Weichert Survey: Mergers and Acquisitions, Cost Control Forcing New Strategic Approaches to Workforce Mobility

2015 was a banner year for global deal making, with over $5 trillion in mergers and acquisitions recorded. Yet, many acquiring companies risk losing new talent and growth opportunities by underestimating the impact mergers can have on their mobile workforce. This is according to the results of Weichert Workforce Mobility’s 10th annual state-of-the-industry survey, Game Changers in Your Future.

Collecting the insight of approximately 200 HR and corporate mobility managers from leading multinational companies, Weichert’s 10th annual survey represents a shift in focus from previous years.

“Our survey’s first decade was all about how workforce mobility was responding to challenging real estate markets across the U.S.,” said Jennifer Connell, practice leader for Weichert Workforce Mobility’s Consulting group. “Our 2016 edition has expanded to a global survey, identifying the top ‘game changers’ that will require mobility professionals to re-examine how they administer their programs, while offering critical benchmarking data for managing mobility more effectively.”

Mergers, acquisitions and divestitures represent the most prominent workforce mobility game changer, experienced by 55 percent of responding companies in 2015 and anticipated by 42 percent in 2016. But while such disruptive events have become key drivers of mobility, the demands that they place on mobility managers and mobile employees are rarely considered.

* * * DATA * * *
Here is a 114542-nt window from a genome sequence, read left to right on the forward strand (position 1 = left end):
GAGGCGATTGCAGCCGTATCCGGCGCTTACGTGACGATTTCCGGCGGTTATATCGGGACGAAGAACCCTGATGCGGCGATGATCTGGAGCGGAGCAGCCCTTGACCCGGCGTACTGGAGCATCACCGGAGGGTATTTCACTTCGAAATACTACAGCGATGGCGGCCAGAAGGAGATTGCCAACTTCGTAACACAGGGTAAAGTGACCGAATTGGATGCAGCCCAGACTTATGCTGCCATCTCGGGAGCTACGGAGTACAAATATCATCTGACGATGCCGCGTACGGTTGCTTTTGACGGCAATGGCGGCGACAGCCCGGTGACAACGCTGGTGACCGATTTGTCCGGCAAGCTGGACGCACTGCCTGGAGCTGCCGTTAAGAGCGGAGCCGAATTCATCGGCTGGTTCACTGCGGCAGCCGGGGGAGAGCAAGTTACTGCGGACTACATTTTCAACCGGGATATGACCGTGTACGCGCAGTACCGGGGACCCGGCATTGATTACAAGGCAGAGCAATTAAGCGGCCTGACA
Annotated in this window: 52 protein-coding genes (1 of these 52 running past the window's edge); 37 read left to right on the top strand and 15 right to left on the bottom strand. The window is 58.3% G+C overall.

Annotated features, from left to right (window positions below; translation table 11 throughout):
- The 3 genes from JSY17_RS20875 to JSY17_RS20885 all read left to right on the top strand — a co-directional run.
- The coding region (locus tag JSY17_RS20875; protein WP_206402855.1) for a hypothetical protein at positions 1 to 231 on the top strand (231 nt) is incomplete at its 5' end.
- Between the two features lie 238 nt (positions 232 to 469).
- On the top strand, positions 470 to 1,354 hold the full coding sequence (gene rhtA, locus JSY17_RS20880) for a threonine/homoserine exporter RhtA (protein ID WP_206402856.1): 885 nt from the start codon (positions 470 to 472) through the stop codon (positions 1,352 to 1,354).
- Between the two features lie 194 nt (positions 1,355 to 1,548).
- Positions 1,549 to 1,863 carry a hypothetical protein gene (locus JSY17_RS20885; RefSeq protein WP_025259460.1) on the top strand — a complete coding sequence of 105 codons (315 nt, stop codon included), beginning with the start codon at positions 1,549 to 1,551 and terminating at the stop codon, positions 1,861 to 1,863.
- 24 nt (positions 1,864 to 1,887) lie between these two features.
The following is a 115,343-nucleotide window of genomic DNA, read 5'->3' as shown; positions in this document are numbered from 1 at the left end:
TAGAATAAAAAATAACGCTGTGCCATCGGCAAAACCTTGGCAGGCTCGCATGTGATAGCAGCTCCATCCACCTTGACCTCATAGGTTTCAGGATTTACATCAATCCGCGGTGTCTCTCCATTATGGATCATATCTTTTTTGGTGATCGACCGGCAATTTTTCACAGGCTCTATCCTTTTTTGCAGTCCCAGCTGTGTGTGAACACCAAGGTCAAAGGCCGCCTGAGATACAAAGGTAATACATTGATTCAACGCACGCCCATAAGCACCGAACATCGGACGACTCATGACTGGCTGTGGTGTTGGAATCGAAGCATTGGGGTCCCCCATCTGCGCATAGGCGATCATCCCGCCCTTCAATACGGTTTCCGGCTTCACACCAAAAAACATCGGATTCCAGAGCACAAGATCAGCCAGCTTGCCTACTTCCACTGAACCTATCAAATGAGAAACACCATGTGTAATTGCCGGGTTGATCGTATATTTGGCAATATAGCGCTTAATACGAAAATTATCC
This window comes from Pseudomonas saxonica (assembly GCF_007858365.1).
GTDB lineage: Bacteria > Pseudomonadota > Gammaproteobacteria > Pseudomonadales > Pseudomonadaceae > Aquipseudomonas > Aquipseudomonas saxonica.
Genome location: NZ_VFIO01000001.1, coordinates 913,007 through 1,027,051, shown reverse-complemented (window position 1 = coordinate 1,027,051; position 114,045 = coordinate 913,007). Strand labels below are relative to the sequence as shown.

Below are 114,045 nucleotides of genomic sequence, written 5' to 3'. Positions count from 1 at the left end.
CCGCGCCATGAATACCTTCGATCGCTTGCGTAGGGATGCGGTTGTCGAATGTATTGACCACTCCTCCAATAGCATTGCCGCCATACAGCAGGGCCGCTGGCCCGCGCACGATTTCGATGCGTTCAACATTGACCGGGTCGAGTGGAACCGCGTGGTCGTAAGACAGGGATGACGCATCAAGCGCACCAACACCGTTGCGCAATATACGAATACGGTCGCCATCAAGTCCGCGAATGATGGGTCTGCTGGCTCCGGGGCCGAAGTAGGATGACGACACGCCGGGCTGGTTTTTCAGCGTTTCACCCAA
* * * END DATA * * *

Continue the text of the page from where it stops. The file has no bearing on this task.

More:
“Unfortunately, while mergers and acquisitions are designed to build scale, expand markets and acquire talent, few organizations anticipate the impact on workforce mobility,” said Connell. “Mobility managers typically have little guidance as to which organization’s policy will rule in the new organization, creating confusion. Mobile employees—especially those on assignment—become unsure of their place in the new world order, causing attrition at a time when the company needs their skills the most. Meanwhile, the acquiring entity’s leadership just wants to leverage the value of its newly expanded workforce and start deployments. Together, these factors require mobility managers to be more flexible, strategic and adaptable to sudden change.”

Among other mobility game changers uncovered in this survey:

  • Tracking and analyzing exceptions remains a great resource for identifying cost-saving policy adjustments, yet 38 percent of companies still don’t do it.
  • An increasingly diverse mobile workforce coupled with unrelenting pressure to control costs will likely give rise to a “policy of one”—mobility benefits packages tailored to individual needs and goals. This is evident in the growing popularity of core/flex programs through which companies offer standard “core” benefits alongside flexible benefits that match unique employee situations. Twenty-two percent of respondents are using core/flex programs, and 56 percent think these programs will grow this year.
  • Only 2 percent of respondents claim to successfully measure mobility ROI, despite the fact that this data can help them illustrate how mobility is helping to drive recruitment, engagement, retention and leadership development across their organizations.
  • Practically all respondents (98 percent) reported that their programs are managed centrally, but 76 percent said costs are decentralized. This gives mobility professionals the dual challenge of having to manage the function efficiently while meeting the budget constraints and objectives of wildly divergent business units. The continued inability of HR and business units to find a common perspective on workforce mobility can bring serious risks.
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